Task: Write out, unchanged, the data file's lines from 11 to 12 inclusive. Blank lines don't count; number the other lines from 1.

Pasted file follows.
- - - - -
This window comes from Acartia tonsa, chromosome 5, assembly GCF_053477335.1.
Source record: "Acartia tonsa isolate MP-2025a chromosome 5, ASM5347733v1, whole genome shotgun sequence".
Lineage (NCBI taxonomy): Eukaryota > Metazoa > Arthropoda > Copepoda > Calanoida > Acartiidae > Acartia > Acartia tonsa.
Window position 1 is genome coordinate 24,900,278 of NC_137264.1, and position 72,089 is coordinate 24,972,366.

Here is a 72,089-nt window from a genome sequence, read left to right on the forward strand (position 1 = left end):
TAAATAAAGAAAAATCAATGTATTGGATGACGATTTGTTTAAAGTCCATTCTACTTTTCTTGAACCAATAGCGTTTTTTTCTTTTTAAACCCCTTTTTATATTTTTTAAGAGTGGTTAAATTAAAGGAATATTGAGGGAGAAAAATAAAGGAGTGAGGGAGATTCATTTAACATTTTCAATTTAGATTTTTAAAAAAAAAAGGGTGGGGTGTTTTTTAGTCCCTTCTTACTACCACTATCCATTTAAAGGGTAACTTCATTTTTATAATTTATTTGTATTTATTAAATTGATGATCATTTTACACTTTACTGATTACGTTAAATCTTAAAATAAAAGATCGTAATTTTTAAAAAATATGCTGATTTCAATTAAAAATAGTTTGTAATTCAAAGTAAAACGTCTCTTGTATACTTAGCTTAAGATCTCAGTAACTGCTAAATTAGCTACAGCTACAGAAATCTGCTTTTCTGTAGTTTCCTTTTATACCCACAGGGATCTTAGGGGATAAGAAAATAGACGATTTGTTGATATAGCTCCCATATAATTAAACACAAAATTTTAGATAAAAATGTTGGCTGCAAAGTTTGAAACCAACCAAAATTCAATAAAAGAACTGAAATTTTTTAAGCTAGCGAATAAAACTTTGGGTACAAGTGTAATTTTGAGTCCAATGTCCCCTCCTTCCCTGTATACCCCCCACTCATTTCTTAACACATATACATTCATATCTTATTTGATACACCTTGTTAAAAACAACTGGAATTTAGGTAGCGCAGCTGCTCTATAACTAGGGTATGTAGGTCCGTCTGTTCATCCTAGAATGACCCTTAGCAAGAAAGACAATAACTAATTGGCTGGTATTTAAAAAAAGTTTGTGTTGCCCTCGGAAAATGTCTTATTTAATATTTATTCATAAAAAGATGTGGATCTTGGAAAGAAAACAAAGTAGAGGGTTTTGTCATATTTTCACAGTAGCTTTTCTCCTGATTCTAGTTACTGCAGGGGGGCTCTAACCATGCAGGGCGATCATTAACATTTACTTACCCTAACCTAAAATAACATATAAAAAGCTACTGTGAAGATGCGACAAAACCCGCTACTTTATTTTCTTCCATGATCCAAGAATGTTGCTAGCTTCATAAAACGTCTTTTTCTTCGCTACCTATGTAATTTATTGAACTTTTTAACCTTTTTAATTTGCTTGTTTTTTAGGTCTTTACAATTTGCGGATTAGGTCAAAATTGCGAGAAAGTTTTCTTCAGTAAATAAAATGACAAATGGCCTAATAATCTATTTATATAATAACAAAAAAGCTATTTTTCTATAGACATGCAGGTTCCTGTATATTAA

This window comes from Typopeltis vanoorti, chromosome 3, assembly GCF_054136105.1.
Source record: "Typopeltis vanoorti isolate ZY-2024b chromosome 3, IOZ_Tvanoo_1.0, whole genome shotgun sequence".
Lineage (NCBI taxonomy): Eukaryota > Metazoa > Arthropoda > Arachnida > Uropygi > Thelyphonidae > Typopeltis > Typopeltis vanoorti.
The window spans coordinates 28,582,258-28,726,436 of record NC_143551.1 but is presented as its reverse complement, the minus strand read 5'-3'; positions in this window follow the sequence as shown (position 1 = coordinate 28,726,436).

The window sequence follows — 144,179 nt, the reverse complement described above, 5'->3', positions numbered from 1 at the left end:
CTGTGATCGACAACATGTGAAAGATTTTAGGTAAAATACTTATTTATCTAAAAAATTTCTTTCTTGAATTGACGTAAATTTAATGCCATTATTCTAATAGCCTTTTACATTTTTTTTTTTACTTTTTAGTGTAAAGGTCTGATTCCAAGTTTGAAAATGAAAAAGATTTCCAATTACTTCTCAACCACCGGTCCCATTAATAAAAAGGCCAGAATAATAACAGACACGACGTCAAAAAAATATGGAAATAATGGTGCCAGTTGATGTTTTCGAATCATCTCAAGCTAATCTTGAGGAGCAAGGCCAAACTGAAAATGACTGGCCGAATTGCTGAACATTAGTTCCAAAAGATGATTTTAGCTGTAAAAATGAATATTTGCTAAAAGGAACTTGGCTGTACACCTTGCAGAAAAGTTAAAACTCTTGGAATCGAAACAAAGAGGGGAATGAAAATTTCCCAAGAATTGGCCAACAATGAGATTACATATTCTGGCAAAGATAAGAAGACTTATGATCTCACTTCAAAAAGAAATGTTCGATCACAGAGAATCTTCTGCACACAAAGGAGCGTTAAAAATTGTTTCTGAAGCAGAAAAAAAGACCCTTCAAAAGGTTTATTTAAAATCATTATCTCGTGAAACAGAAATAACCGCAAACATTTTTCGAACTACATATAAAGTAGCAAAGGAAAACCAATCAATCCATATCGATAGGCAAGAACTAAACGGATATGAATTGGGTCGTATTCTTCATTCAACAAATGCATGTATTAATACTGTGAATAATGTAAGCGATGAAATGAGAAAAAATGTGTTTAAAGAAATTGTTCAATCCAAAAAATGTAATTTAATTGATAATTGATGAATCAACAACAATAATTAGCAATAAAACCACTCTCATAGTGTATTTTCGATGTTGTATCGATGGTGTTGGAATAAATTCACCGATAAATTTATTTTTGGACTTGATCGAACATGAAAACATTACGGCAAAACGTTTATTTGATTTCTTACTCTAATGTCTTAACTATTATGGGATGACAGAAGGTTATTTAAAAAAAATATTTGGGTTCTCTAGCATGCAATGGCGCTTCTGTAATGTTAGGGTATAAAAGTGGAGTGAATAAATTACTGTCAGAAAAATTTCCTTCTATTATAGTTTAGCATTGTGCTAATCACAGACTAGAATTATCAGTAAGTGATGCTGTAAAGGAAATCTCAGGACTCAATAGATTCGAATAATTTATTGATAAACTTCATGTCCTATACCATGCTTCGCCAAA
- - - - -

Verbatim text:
The window sequence follows — 144,179 nt, the reverse complement described above, 5'->3', positions numbered from 1 at the left end:
CTGTGATCGACAACATGTGAAAGATTTTAGGTAAAATACTTATTTATCTAAAAAATTTCTTTCTTGAATTGACGTAAATTTAATGCCATTATTCTAATAGCCTTTTACATTTTTTTTTTTACTTTTTAGTGTAAAGGTCTGATTCCAAGTTTGAAAATGAAAAAGATTTCCAATTACTTCTCAACCACCGGTCCCATTAATAAAAAGGCCAGAATAATAACAGACACGACGTCAAAAAAATATGGAAATAATGGTGCCAGTTGATGTTTTCGAATCATCTCAAGCTAATCTTGAGGAGCAAGGCCAAACTGAAAATGACTGGCCGAATTGCTGAACATTAGTTCCAAAAGATGATTTTAGCTGTAAAAATGAATATTTGCTAAAAGGAACTTGGCTGTACACCTTGCAGAAAAGTTAAAACTCTTGGAATCGAAACAAAGAGGGGAATGAAAATTTCCCAAGAATTGGCCAACAATGAGATTACATATTCTGGCAAAGATAAGAAGACTTATGATCTCACTTCAAAAAGAAATGTTCGATCACAGAGAATCTTCTGCACACAAAGGAGCGTTAAAAATTGTTTCTGAAGCAGAAAAAAAGACCCTTCAAAAGGTTTATTTAAAATCATTATCTCGTGAAACAGAAATAACCGCAAACATTTTTCGAACTACATATAAAGTAGCAAAGGAAAACCAATCAATCCATATCGATAGGCAAGAACTAAACGGATATGAATTGGGTCGTATTCTTCATTCAACAAATGCATGTATTAATACTGTGAATAATGTAAGCGATGAAATGAGAAAAAATGTGTTTAAAGAAATTGTTCAATCCAAAAAATGTAATTTAATTGATAATTGATGAATCAACAACAATAATTAGCAATAAAACCACTCTCATAGTGTATTTTCGATGTTGTATCGATGGTGTTGGAATAAATTCACCGATAAATTTATTTTTGGACTTGATCGAACATGAAAACATTACGGCAAAACGTTTATTTGATTTCTTACTCTAATGTCTTAACTATTATGGGATGACAGAAGGTTATTTAAAAAAAATATTTGGGTTCTCTAGCATGCAATGGCGCTTCTGTAATGTTAGGGTATAAAAGTGGAGTGAATAAATTACTGTCAGAAAAATTTCCTTCTATTATAGTTTAGCATTGTGCTAATCACAGACTAGAATTATCAGTAAGTGATGCTGTAAAGGAAATCTCAGGACTCAATAGATTCGAATAATTTATTGATAAACTTCATGTCCTATACCATGCTTCGCCAAA